My sister, who is a painter, and I were talking the other day about what constitutes success for us as artists. We were both trying to understand how to balance the creative process (the interior world of the mind) with the reaction to your art in the world (financial remuneration or critical praise). Don't read this missive thinking I have the answer to this question, but we did kick it around for a while.
Both of us felt that the happiness of making art, being in the actual moment of creating and feeling like you're in the flow, is an awful important part of being successful. We also acknowledged that sometimes you can feel like you are really on to something, that you are making something that is fabulous, and the next day that same piece of writing can so not work.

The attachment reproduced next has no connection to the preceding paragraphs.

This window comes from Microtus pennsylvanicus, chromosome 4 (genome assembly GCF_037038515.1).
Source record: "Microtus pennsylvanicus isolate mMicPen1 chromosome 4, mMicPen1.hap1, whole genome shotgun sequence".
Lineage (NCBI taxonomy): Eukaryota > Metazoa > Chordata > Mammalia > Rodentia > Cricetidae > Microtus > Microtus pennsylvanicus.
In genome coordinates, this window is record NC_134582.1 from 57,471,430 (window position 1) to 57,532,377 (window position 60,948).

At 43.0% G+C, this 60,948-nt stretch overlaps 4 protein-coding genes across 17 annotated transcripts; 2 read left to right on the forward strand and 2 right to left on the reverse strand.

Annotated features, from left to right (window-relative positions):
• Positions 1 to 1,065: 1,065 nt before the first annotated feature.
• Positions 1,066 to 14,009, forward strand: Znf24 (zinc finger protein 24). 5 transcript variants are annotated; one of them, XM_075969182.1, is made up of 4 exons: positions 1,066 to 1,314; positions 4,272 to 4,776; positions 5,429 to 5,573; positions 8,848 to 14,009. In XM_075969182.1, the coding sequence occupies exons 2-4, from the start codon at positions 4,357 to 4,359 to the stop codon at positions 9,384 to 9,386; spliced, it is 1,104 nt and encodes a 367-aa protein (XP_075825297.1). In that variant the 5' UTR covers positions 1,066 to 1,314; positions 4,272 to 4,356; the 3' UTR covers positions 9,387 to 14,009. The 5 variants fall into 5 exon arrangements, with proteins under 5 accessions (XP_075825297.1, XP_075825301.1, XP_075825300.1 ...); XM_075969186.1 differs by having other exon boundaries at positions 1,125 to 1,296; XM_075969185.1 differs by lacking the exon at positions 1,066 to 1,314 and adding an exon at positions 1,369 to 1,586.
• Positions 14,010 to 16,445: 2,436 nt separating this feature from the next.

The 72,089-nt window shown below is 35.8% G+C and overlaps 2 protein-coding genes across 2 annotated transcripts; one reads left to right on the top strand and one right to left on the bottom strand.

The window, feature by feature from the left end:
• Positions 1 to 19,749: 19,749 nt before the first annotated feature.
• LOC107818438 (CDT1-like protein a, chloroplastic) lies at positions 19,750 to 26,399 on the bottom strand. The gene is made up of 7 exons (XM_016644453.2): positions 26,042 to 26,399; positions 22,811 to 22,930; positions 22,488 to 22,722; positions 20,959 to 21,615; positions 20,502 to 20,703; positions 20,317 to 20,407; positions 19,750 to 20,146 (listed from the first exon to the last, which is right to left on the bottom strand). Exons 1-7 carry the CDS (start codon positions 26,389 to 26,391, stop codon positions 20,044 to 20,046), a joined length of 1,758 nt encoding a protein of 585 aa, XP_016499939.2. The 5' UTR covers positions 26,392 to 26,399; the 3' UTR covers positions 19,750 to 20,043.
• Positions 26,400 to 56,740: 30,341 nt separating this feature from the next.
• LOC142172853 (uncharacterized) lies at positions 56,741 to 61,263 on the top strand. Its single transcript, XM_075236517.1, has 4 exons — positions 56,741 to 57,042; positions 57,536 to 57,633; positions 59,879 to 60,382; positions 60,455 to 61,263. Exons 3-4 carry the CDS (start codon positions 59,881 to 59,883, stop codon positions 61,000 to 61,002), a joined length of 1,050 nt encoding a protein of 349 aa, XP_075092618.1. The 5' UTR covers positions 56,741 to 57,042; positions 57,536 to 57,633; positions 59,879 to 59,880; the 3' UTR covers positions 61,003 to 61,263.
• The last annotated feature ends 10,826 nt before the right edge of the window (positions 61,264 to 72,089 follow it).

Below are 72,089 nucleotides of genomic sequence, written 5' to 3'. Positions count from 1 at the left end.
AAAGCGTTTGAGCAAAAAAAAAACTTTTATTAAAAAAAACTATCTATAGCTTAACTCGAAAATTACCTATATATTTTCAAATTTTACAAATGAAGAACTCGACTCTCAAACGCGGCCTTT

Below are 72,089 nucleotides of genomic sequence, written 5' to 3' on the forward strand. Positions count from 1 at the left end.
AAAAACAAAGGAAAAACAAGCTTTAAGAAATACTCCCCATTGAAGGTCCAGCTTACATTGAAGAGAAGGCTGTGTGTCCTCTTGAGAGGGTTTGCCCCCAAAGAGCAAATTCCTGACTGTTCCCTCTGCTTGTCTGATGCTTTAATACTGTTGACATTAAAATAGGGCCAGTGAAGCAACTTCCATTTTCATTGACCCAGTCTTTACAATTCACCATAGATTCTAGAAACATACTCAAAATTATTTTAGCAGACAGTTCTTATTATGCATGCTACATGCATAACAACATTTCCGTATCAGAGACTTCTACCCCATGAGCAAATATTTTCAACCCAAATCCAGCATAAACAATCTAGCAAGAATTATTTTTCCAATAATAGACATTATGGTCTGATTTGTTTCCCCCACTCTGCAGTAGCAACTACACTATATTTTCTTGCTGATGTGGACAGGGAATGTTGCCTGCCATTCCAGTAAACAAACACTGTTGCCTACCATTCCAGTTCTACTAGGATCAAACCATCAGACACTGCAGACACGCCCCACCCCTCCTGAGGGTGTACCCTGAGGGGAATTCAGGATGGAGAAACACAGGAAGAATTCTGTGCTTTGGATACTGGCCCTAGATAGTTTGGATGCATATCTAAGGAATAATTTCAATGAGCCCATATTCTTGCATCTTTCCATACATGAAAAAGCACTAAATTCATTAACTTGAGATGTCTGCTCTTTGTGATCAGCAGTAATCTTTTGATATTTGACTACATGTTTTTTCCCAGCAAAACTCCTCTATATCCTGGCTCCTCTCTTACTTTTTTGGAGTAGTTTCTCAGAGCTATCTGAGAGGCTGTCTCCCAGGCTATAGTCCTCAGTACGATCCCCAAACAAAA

Neither of us could figure out the role of outward success. I feel that this part of being a writer has become less important to me as I get older, but maybe I'm fooling myself, or maybe my slight success is enough for me, or maybe it will change again. I guess that I feel more in control of the inward success, that it is more possible to control my own attitude toward my writing by working mainly on stuff that really grabs me.
Those are my thoughts for this day, a bitterly cold, bright sunshiny day in Minnesota.